This stage is dominated by the parabolic returns and potential that the internet offers. Not much thought is given to the implementation or problems because “the returns are huge and I don’t want to miss out”. The words “irrational exuberance” and “mania” begin to become common as people are buying due to sheer greed. Downside risks and negativity and largely ignored. Symptoms of the mania include: Any company having. com in its name is red hot, analysis is thrown out the window in favour of optics, the investment knowledge is getting less and less apparent among new entrants, expectations for 10 or 100 bagger returns are common and few people actually know how the product works or does not work. This has played out in the cryptocurrency world with the stellar returns of late 2017 and the incidents of company shares popping hundreds of percentage points by using “blockchain” in their name. There are also “reverse takeover offers” where shell companies that are listed on an exchange but are dormant have their names changed to something involving blockchain, and the shares are suddenly actively traded.
The business scene for the new product is changing, but not nearly as quickly as the investment scene is changing. Eventually, a switch in mindset appears and a huge selling spree begins. Volatility is massive, and many “weak hands” and wiped out of the market. Suddenly, analysis is being used again to justify that these companies have no value or are “overvalued”. The fear spreads and prices accelerate downward. Companies who do not have earnings and who are surviving on hype and future prospects are blown out. The incidents of fraud and scams increasing to take advantage of the greed are exposed, causing more fear and selling off of securities. The businesses who have the money are quietly investing in the new product, but the rate of progress slows down because the new product is “an ugly word” unless the profits are demonstrated convincingly. This is starting to happen in the cryptocurrency world with the folding of lending schemes using cryptocurrencies and higher incidents of the theft of coins. Some of the marginal coins are crashing in value due to their speculative nature.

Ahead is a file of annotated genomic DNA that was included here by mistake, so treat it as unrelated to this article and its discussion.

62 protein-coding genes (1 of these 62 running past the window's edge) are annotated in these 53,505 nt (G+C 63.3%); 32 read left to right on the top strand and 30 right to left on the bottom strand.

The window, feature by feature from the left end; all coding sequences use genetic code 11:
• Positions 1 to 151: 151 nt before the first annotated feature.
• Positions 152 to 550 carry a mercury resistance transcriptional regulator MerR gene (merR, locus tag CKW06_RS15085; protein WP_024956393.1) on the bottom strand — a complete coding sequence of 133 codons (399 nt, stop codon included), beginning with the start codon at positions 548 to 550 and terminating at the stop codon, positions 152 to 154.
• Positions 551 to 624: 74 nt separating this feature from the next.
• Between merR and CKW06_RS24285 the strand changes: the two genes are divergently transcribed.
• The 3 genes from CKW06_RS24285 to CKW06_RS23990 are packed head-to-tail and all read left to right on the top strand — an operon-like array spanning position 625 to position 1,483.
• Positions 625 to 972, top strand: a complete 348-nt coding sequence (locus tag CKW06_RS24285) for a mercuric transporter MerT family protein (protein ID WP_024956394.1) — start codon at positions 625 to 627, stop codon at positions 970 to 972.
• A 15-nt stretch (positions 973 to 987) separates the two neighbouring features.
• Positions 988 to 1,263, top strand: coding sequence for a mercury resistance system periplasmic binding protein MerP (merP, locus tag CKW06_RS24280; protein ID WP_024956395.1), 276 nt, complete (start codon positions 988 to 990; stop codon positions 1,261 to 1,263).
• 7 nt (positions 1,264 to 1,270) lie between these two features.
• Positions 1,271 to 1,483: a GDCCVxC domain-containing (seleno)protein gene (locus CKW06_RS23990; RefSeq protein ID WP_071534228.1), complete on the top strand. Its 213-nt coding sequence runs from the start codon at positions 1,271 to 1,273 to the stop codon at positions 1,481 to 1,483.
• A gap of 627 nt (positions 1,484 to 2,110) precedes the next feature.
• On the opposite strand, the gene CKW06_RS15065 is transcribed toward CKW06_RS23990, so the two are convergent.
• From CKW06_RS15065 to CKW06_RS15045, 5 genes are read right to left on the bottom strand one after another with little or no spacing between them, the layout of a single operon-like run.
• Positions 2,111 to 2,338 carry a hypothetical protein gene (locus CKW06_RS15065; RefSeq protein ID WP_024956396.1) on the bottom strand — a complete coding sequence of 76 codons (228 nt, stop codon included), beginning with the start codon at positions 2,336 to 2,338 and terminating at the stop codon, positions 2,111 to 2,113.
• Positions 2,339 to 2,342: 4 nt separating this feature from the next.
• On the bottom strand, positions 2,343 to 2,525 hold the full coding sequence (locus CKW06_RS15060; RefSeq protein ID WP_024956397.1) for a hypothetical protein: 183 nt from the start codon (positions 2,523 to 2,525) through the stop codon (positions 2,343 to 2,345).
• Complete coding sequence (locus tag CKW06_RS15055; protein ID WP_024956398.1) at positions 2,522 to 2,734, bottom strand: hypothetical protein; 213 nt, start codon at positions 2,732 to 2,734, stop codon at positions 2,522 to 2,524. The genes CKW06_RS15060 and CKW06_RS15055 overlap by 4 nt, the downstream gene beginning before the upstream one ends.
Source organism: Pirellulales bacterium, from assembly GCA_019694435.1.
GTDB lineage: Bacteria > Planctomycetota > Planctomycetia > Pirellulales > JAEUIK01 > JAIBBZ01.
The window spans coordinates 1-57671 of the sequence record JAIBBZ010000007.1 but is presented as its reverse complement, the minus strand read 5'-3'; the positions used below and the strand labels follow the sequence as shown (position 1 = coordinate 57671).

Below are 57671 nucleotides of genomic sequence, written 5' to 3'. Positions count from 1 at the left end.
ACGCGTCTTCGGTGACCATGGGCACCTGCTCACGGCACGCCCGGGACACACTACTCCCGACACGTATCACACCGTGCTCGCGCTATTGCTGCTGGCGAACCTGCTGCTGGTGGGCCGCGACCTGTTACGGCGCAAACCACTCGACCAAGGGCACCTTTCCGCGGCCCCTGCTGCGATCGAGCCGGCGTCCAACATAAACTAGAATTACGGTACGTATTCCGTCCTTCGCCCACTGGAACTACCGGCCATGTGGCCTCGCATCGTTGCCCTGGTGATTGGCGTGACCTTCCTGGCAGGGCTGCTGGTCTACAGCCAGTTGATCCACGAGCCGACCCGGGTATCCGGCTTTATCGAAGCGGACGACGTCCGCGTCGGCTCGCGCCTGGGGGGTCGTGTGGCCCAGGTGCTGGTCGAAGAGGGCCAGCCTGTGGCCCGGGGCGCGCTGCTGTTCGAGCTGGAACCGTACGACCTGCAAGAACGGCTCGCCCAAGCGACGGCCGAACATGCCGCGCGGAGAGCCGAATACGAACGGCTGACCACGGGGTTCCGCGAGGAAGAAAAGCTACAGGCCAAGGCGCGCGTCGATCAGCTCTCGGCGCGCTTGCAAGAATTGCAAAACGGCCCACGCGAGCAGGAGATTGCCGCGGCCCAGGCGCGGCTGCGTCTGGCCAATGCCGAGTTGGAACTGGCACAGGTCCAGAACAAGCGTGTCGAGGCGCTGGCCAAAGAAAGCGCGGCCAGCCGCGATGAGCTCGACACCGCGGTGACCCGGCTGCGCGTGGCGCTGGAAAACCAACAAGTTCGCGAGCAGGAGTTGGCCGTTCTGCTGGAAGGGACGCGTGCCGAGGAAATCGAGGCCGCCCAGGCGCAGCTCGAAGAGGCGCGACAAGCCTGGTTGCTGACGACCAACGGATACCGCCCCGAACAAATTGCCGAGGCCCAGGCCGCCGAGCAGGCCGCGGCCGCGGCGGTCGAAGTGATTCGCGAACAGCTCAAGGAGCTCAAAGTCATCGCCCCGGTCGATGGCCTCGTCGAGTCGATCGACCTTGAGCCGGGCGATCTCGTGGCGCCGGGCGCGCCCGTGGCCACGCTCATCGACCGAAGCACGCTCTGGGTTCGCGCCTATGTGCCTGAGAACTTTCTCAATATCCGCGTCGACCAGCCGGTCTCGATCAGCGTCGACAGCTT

In this stage, the investment landscape is charred with stories of losses and bad experiences. Meanwhile, the great idea is coming into tangibility and for businesses that use it, it is a boom. It starts becoming implemented in day to day activities. The product starts to become the standard and the visionaries are quoted in saying that “the information superhighway” is real. The average user notices an improvement in the product and it starts mass adoption. The businesses who had a real profit strategy take a hit during the crash and burn stage, but if they have the cash to survive, they make it to the next wave. This has not happened in the cryptocurrency world as of yet. The expected survivors are those that have a tangible business case and corporate backing – but it remains to be seen which companies and coins these will be.
In this stage, the new product is the standard and the profits are becoming obvious. The business case is now based on earnings and scale rather than the idea. A second investment wave appears starting with these survivors and extending to another early stage mania. The next stage was characterized by social media companies, search engines and online shopping which are all derivatives of the original product – the internet.